The old saying about being left “high and dry” makes it sound as if that were a bad thing. When we’re talking about 3D printing filament, however, that is just what you want. The folks at Filabot understand and have responded by developing a box specifically designed to help you keep your filament in tip top condition so that your printing experience is headache free.
“One of the hardest things to combat, as most 3D printing enthusiasts or true 3D makers know, is moisture. The humidity in the air, whether you know it or not, is getting absorbed by your filament, and this can cause a handful of problems such as popping or sizzling during printing, bubbles, layer inconsistencies, layer adhesion, and weak prints. We noticed some of these things through all of the printing we do here and that is why we created the Filabox.”
This list of printing ailments that can be caused or exacerbated by moisture is enough to cause 3D print nightmares. If you live in Arizona or the Gobi Desert, you might not need to worry, but for the rest of us, it’s a daily battle.
The Filabox has a fully enclosed acrylic case, the seams have been sealed, and it is equipped with a rubber gasket seal on the lid; all in the name of keeping moisture out. In addition, a desiccant packet is inserted that draws unwanted moisture out of the internal air in the box and to ease your mind, there is also a humidity gauge mounted on the lid.
Using it is simple. After placing the spooled filament into the box, you feed it out of the hole in the lid and directly into your 3D printer. When the spool is in the box, it rests on a set of plastic dowels that allow it to spin freely while being used for a print. And when you aren’t using it, you can plug the hole so that the desiccant isn’t simply filling up with all the moisture in the surrounding air.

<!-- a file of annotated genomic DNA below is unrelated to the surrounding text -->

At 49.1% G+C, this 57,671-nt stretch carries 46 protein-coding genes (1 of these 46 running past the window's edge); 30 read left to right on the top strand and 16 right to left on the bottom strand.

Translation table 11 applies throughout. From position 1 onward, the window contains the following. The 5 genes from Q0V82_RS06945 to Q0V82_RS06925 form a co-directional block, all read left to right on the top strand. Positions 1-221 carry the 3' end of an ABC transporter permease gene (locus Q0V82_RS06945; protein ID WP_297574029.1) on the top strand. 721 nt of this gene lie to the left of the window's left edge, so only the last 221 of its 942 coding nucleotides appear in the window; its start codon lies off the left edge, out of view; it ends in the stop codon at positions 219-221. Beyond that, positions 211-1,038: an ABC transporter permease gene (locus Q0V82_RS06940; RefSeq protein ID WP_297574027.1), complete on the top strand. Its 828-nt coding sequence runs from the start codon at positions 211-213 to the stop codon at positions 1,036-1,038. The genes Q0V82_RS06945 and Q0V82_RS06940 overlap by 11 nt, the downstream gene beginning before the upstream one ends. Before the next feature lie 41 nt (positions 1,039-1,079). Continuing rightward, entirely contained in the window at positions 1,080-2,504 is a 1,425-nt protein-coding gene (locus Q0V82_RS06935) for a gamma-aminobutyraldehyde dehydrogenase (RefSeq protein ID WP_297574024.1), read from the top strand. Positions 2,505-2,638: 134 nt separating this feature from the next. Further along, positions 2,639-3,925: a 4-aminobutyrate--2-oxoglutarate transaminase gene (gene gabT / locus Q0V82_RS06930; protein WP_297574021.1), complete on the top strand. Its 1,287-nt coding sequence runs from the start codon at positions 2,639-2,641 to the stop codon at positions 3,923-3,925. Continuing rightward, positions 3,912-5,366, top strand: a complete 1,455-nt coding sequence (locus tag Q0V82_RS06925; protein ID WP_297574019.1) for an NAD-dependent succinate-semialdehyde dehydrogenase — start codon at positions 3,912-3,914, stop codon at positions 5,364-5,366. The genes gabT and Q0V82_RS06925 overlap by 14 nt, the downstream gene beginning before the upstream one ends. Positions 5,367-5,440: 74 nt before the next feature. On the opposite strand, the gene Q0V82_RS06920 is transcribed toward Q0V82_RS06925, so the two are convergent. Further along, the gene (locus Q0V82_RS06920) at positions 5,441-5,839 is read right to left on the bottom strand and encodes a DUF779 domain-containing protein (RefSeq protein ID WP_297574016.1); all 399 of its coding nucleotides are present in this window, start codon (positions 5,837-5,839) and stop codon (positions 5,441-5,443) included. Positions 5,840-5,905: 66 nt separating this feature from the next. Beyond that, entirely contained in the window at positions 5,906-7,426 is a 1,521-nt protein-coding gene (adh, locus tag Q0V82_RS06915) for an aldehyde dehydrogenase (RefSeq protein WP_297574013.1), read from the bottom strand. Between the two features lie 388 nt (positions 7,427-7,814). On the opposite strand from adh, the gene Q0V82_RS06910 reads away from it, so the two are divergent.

Filabot doesn’t just manufacture the box, they also use it in each one of their in-house printing setups and have noticed as high as a 40% difference in humidity between the air inside and the air outside of the box on a humid summer day.
This company, which began in 2012 (as a result of one student’s poor study habits during midterm exam week!), has continued to demonstrate the power of its ideas and its dedication to advancing the possibilities for 3D printing. With a firm commitment to recycling plastic to make filament, it only makes sense that their interests would expand to ensuring that the plastic for printing is in the best possible condition. Less moisture means less wasted plastic and more printing enjoyment, both of which are decidedly good.
Have you used Filabot’s Filabox? Let us know how it stacks up to other filament drying systems in the Filabox forum thread over at 3DPB.com.
You May Also Like
A Guide to Bioprinting: Understanding a Booming Industry
The success of bioprinting could become the key enabler that personalized medicine, tissue engineering, and regenerative medicine need to become a part of medical arsenals. Breakthroughs in bioprinting will enable...
Cell Culture Bioreactor for Tissue Engineering
Researchers from the US and Portugal are refining tissue engineering applications further, releasing the findings of their study in the recently published ‘A Multimodal Stimulation Cell Culture Bioreactor for Tissue...
3D Printing for Nerve Regeneration: Gelatin Methacrylate-Based Nerve Guidance Conduits
Chinese researchers delve deeply into tissue engineering, releasing the findings of their recent study in ‘3D printing of gelatin methacrylate-based nerve guidance conduits with multiple channels.’ While there have been...
3D Printing: Successful Scaffolds in Bone Regeneration
In ‘Comprehensive Review on Full Bone Regeneration through 3D Printing Approaches,’ the authors review new developments and solutions in tissue engineering for the formation of cells, as well as proposing...
View our broad assortment of in house and third party products.